Secondary Flight Controls – Rudder, Flaps, and Trim Page 4

Back To Page 3   Techniques For Using the Rudder To begin with, we must stress that you do not need to use rudder if the sim does not need it…or if the sim is not programmed to respond to rudder input in the manner that you expect! This is critical. If your sim does not duplicate engine effects on takeoff, then stay off the rudder and relax! If your sim does not recognize adverse yaw when banking, then keep your feet “on the floor” when rolling into or out of turns. Since the rudder is often used to correct problems, simply put…”if it ain’t broke, don’t fix it” is the word on rudder use. Next…and this is of utmost importance. For the purposes of this article, the rudder is a secondary flight control for maintaining directional control and coordinated flight…it is not a primary flight control. Too often, I have seen folks talk about using the rudder to fly the landing approach with as the primary directional control device. This is not good! Turn the airplane with bank, then back pressure…not rudder! Countering Engine Effects on Takeoff With the advent of some recent prop sims, including Aces High and IL-2, we pilots have found a whole new challenge to air combat flying. And what might that be? Why…just getting off the ground successfully…to heck with the Red Baron! If I can just get this thing into the air, I feel like half the battle is won! The first time I tried to take off in Aces High was a humbling experience. In fact, so were the second and third times as well! After that, I sat myself down and had a little heart to heart…I mean, anyone should be able to takeoff! Right?!! Wrongo, moosebreath. Not in these sims…unless the pilot is willing to apply a little forehead to his throttle and rudder technique. Figure 14 What was happening was that I was shooting the power to the plane and expecting that it would accelerate nicely down the runway, leap into the air, and be gone. If only it were that easy. Instead I got a wild ride off to the side that usually ended up in a wreck.   Well, I didn’t fall off the turnip truck yesterday, so I reloaded the sim and tried a less brute force technique. This time I fed the power in slowly as I used rudder to keep the ball centered in its trace. I also kept the bird on the ground a little longer and let the speed build a bit before I tried to rotate. Then, when I did rotate to lift off, I did so smoothly and gently with continued emphasis on the centered ball. Once in the air, I kept the climb angle shallow and sucked up the gear. Some aircraft use flaps for takeoff, and I would raise them once I had gained a good head of steam. Figure 15 You may have had the same experience. If so, you may still be wondering what’s going on here. Well, what’s going on is that the sim flight model is attempting to give us a feel for real world engine effects, principally helical propwash and torque. These fancy terms refer to bad things that happen when a prop aircraft accelerates down the runway and tries to rotate. Without going into the gory details, let’s just say the engine propwash and the torque effect of the rotating prop combine to produce a strong force that will take us off into the boonies if we let it. Well…we’re not going to let it. Here’s how. First, we’ll prep ourselves for what’s going to happen by noting the direction of prop rotation…most fighters seem to have clockwise rotating props. The negative engine effects will always be opposite the direction of prop rotation, and the required corrective action will be in the direction of prop rotation. In the above figure, the clockwise rotating prop produces a propwash that strikes the left side of the vertical stabilizer/rudder and pushes it to the right, causing the nose to yaw left. We will counter that yaw with opposite rudder…rudder in the direction of prop rotation…in this case, right rudder. Figure 16 Line up carefully on the runway. Make sure you have flaps out if needed. How do you know this? Check your sim manual for the takeoff flap setting for your gross weight. If your sim has a rudder trim feature, check to see if the manual recommends a rudder trim setting for takeoff. Note your recommended takeoff power setting, either in RPM or manifold pressure. Now, begin the takeoff by smoothly advancing the throttle. No need to shove it forward…most sims have plenty of runway to use. In a taildragger (conventional gear aircraft), you should see a little of the runway to each side of the glare shield. As you roll and increase your speed, try to keep the two canopy side views of the runway equal. If one side starts to show more runway (may well be the right side due to engine effect), then you are turning away from that direction. Correct this by smoothly adding rudder pressure to return your nose to straight ahead. Crosscheck this visual reference with your ball. Keep it centered. Crosscheck your heading indicator when you begin your roll. Maintain this heading with rudder during the roll. Do not use aileron to control heading while still on the ground! Figure 17 As you gain speed in the takeoff roll, many aircraft will raise their tails by themselves…do not be in a hurry to push the stick forward to raise the nose. If the sim is programmed correctly, this will result in more nose swing. Once the tail is up, let the aircraft continue to accelerate. Under no circumstances should you attempt to force the aircraft into the air…the usual result is a quick roll into the dirt. Get some speed going (while each aircraft is different, try to have at least 100mph/160kph minimum) and then gently increase your backstick pressure. Be prepared for a tendency to roll as you lift off. This is where engine torque will rear its ugly head. A clockwise rotating prop will result in a left roll, so be ready to counter this with right aileron to hold your wings level. These adverse engine effects are most pronounced when you are slow, so maintain a shallow climb and accelerate to a minimum of 150mph/240kph as you raise your gear and flaps. Avoid sharp turns or rapid roll rates while you are slow. Here again are the main points:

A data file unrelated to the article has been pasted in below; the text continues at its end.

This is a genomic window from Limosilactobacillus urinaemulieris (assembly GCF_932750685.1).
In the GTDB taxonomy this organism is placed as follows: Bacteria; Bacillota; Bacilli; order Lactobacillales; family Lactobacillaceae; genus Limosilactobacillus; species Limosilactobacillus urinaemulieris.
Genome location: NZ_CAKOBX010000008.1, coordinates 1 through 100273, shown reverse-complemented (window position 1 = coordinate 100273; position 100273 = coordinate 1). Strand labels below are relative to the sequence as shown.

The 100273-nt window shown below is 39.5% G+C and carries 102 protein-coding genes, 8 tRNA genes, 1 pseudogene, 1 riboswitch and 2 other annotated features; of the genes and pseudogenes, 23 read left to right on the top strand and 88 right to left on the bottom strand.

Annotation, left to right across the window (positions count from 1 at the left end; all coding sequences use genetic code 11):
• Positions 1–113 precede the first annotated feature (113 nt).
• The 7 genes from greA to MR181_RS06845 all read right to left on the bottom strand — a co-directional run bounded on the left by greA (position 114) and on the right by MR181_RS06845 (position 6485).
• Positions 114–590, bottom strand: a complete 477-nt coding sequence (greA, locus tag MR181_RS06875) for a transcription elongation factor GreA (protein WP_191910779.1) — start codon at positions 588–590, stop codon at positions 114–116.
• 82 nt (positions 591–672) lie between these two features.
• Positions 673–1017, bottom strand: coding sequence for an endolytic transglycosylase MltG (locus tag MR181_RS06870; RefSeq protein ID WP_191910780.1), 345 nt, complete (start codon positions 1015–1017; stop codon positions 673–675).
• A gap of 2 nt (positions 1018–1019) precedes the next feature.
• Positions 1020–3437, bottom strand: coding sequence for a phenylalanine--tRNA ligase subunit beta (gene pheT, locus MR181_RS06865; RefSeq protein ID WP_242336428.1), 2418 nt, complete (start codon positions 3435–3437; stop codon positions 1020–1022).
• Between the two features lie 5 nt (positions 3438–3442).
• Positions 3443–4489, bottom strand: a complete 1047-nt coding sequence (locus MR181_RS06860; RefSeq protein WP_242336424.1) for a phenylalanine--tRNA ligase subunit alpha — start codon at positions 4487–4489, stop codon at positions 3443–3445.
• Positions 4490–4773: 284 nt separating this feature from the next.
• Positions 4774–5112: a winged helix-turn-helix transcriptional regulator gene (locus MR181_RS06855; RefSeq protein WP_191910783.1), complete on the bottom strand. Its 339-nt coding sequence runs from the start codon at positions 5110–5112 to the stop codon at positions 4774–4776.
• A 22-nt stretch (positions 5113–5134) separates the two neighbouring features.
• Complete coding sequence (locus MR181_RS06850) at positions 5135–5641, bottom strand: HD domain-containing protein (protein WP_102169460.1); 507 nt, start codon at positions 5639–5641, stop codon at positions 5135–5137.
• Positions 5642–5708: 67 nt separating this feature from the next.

• Add power slowly and smoothly, particularly if flying a prop plane.
  • As you add power, concentrate on your visual and instrument references. Use rudder to keep the “ball” centered to keep going straight.
  • Do not be in a hurry to lift off. In a tail dragger, let the tail come up on its own. Rudder effectiveness and yaw control are directly related to airspeed. Get sufficient speed before you attempt to break ground.
  • When lifting off, rotate slowly and smoothly. Be ready to add extra rudder as needed to keep your nose going straight. If you need aileron to help hold the wings level, use it carefully…add aileron smoothly to avoid adverse yaw.
  • Maintain a shallow climb angle until you have gained speed. Raise your gear but leave the flaps out a little longer before you retract them. If you have more than one level of flaps down, raise them in stages…”milk” the flaps up to further help offset any tendency to stall or “mush”.